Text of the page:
Amazon Prime members now get free Grubhub deliveries after retail giant strikes deal with Just Eat for the struggling service

Companies like DoorDash and Grubhub parent Just Eat Takeaway.com are buying and selling businesses in an attempt to finally prove they can be profitable in a hypercompetitive market that forced even Amazon to close down.

In the hypercompetitive food delivery market, the future of Grubhub could depend on a deal it just struck with Amazon to serve Jeff Bezos’s Prime customers. Tayfun Coskun—Anadolu Agency/Getty Images

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Amazon struck a partnership deal that would see it return to a market it exited three years ago when it was crushed underfoot by rivals DoorDash, Uber Eats, and Grubhub.

On Tuesday, the e-commerce giant said Amazon Prime members in the U.S. can now sign up for a free, one-year membership to Grubhub’s premium “Plus” service—at a value of about $120 currently—and get unlimited free delivery on orders over $12 from hundreds of thousands of restaurants. 

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Amazon struck a partnership deal that would see it return to a market it exited three years ago when it was crushed underfoot by rivals DoorDash, Uber Eats, and Grubhub.

On Tuesday, the e-commerce giant said Amazon Prime members in the U.S. can now sign up for a free, one-year membership to Grubhub’s premium “Plus” service—at a value of about $120 currently—and get unlimited free delivery on orders over $12 from hundreds of thousands of restaurants. 

For Grubhub’s European parent, Just Eat Takeaway.com, the deal offers the strategic partner it was long looking for in the United States—and does so amid an industry that is consolidating in an effort to achieve sustained profitability. Shares in the Dutch company soared as much as 20% on Wednesday. 

“The Amazon partnership is both material and welcome,” Jefferies analyst Giles Thorne wrote in a note to investors. “Grubhub has secured not just a very powerful partner, but also a very efficient acquisition channel. For a hitherto stranded asset and deadweight…this is positive news.” 

The deal appears to also be a shrewd move for Amazon, which can offer its Prime customers an appealing food delivery service in an asset-light fashion friendly to shareholders’ equity. 

Should it prove successful, Amazon still has the deep pockets to acquire Grubhub—or even its parent, which is valued at just €3.5 billion ($3.6 billion) on the Amsterdam stock market. 

In the near term, as part of the transaction Jeff Bezos’s company will receive warrants—a type of call option issued by a target company—that will gift it as much as 15% of Grubhub depending on the achievement of certain milestones.

“Amazon has redefined convenience with Prime, and we’re confident this offering will expose many new diners to the value of Grubhub+ while driving more business to our restaurant partners and drivers,” said Grubhub CEO Adam DeWitt in a statement.

Loss-making

While food delivery may be appealing to consumers and even a necessity in some cases, the business model remains under heavy scrutiny by capital markets after it failed to generate value for shareholders during the pandemic, when conditions were at their most favorable.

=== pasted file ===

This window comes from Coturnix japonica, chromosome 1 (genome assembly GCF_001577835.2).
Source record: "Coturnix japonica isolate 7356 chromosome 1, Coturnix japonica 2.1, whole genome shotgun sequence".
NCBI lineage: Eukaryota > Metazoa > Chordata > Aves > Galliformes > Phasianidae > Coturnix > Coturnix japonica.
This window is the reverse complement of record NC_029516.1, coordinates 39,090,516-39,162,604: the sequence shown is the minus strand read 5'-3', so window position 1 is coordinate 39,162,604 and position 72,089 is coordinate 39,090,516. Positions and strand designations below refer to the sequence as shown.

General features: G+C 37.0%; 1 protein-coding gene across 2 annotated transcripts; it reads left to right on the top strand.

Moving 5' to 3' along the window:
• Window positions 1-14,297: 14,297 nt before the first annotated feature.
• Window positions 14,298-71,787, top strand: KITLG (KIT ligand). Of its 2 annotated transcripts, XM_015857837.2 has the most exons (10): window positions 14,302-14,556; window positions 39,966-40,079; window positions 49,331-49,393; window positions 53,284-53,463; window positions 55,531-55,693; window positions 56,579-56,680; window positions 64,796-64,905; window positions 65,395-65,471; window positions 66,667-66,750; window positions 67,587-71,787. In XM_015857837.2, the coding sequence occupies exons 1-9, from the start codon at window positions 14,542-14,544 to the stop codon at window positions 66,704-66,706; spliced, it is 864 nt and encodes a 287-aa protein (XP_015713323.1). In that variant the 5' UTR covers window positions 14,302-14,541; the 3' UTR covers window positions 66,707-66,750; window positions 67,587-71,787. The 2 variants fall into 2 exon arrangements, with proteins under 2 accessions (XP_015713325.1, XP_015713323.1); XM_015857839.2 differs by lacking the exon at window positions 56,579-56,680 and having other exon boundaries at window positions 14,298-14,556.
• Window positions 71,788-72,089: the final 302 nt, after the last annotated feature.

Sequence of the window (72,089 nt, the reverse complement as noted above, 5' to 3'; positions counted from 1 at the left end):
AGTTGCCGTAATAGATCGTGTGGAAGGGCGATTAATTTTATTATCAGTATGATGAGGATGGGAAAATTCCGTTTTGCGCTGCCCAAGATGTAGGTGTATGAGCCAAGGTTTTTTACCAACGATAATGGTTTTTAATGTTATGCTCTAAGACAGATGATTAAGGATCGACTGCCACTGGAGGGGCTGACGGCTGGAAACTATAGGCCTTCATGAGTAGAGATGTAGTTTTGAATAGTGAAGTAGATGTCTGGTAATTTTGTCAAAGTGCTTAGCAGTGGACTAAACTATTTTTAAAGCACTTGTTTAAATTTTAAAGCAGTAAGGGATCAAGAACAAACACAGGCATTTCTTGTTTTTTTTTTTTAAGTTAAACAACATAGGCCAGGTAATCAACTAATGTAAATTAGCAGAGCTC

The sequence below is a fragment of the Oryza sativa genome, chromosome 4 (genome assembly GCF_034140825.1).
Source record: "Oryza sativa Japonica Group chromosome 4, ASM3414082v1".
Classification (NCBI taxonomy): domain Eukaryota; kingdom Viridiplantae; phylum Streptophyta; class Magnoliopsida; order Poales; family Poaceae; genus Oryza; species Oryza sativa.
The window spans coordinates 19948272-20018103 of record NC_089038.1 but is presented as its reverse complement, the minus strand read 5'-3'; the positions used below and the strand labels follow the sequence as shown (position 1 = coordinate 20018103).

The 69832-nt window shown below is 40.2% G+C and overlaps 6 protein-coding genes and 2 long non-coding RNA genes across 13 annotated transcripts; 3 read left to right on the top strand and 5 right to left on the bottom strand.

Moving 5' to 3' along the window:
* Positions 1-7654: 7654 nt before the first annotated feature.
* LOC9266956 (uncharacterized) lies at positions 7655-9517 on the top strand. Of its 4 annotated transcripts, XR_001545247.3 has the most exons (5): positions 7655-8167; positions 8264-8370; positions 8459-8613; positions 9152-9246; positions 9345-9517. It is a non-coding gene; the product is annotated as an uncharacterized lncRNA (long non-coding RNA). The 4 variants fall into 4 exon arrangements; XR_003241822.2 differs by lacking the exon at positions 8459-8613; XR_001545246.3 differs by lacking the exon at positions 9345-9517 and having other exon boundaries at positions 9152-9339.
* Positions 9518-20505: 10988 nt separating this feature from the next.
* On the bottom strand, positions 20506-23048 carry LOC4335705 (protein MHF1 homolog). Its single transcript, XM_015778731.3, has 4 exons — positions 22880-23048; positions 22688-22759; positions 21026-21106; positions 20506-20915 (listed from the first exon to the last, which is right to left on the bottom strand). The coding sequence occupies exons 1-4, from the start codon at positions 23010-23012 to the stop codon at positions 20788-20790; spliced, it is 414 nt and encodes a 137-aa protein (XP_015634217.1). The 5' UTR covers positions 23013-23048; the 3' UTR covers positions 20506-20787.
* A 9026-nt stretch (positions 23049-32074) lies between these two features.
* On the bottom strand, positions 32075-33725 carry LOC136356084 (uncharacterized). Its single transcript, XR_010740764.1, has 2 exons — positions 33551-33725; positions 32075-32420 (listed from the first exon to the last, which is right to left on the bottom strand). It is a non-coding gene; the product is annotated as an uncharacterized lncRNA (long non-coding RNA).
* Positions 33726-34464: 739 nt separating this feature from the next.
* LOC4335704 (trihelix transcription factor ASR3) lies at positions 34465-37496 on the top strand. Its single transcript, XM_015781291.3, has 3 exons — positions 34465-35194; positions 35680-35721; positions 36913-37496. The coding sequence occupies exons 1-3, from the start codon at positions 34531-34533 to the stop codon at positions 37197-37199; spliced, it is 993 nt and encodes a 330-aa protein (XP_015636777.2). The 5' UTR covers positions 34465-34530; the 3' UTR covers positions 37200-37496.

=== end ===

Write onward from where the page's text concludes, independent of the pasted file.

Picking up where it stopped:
Much like ride-hailing services such as Uber and Lyft, delivery apps are just like any software-based platform provider—the more people use it, the more valuable it becomes, and vice versa. 

A service that offers a smaller selection of restaurants than its rivals, has fewer menu options, or suffers higher costs or longer wait times will tend to lose customers to larger peers.

To achieve a competitive market position then, constant investment is required to expand and open up new markets, including heavy incentive spending to drum up business. 

Further complicating the equation, delivery services add very little economic value: The service is essentially limited to picking up and dropping off items, compared with, for example, a pizzeria that bakes a fresh $10 pizza from flour, tomatoes, cheese, and other ingredients that cost a fraction of that. 

Since restaurants and delivery people require a cut, margins are by nature razor thin. Any inefficiencies that arise in execution lead to bleeding red ink.

Grubhub parent Just Eat Takeaway posted a €1 billion loss last year and confided it only expects to achieve underlying operating profitability on an annual adjusted Ebitda basis come 2023. 

Go big or go home

Uber’s delivery division fared little better, with an Ebitda loss of $348 million also adjusted to exclude all one-off items and sundry other costs that typically factor heavily into the bottom line. That came despite revenue easily eclipsing divisional turnover at its core ride-hailing business.

Since the economics of the food delivery market are so poor, even Bezos was forced to kill off his Amazon Restaurants business in 2019 after four years of trial and failure. 

In other words, just as with ride hailing, scale is everything in this business: You either go big or you go home.

That’s why companies are in the process of consolidating the market in the hopes of driving greater efficiency.

U.S. leader DoorDash is in the final stages of its planned acquisition of Finnish food delivery service Wolt and its 2.5 million monthly active users across Europe. Thanks to a 16% appreciation in the dollar, it may now cost DoorDash only about $7.1 billion instead of the $8.1 billion originally anticipated. 

Meanwhile, Just Eat Takeaway on Wednesday reaffirmed its April admission that it was still actively shopping around Grubhub, a company it acquired barely over a year ago, and remained open to a “partial or full sale” according to its statement.

Since the Dutch company hit its all-time high in October 2020 when the stock traded for €110, it has lost close to 90% of its value.